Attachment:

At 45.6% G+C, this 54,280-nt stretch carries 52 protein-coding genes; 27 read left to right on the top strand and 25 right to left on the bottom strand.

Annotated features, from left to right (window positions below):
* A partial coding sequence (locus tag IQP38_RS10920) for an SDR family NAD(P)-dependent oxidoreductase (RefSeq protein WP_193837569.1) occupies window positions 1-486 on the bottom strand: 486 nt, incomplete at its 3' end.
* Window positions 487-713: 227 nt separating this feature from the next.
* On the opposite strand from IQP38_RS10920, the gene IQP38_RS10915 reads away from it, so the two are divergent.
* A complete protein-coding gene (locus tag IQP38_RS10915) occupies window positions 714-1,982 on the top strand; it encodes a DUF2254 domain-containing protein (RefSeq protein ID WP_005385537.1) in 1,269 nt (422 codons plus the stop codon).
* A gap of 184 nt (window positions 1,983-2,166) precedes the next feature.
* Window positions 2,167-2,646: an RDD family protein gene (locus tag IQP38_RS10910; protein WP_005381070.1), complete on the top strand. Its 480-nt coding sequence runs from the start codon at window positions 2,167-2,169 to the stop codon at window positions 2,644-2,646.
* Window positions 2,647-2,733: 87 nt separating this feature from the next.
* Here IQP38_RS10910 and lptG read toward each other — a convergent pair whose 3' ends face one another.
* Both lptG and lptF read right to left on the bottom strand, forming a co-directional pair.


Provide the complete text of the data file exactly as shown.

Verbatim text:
At 45.6% G+C, this 54,280-nt stretch carries 52 protein-coding genes; 27 read left to right on the top strand and 25 right to left on the bottom strand.

Annotated features, from left to right (window positions below):
* A partial coding sequence (locus tag IQP38_RS10920) for an SDR family NAD(P)-dependent oxidoreductase (RefSeq protein WP_193837569.1) occupies window positions 1-486 on the bottom strand: 486 nt, incomplete at its 3' end.
* Window positions 487-713: 227 nt separating this feature from the next.
* On the opposite strand from IQP38_RS10920, the gene IQP38_RS10915 reads away from it, so the two are divergent.
* A complete protein-coding gene (locus tag IQP38_RS10915) occupies window positions 714-1,982 on the top strand; it encodes a DUF2254 domain-containing protein (RefSeq protein ID WP_005385537.1) in 1,269 nt (422 codons plus the stop codon).
* A gap of 184 nt (window positions 1,983-2,166) precedes the next feature.
* Window positions 2,167-2,646: an RDD family protein gene (locus tag IQP38_RS10910; protein WP_005381070.1), complete on the top strand. Its 480-nt coding sequence runs from the start codon at window positions 2,167-2,169 to the stop codon at window positions 2,644-2,646.
* Window positions 2,647-2,733: 87 nt separating this feature from the next.
* Here IQP38_RS10910 and lptG read toward each other — a convergent pair whose 3' ends face one another.
* Both lptG and lptF read right to left on the bottom strand, forming a co-directional pair.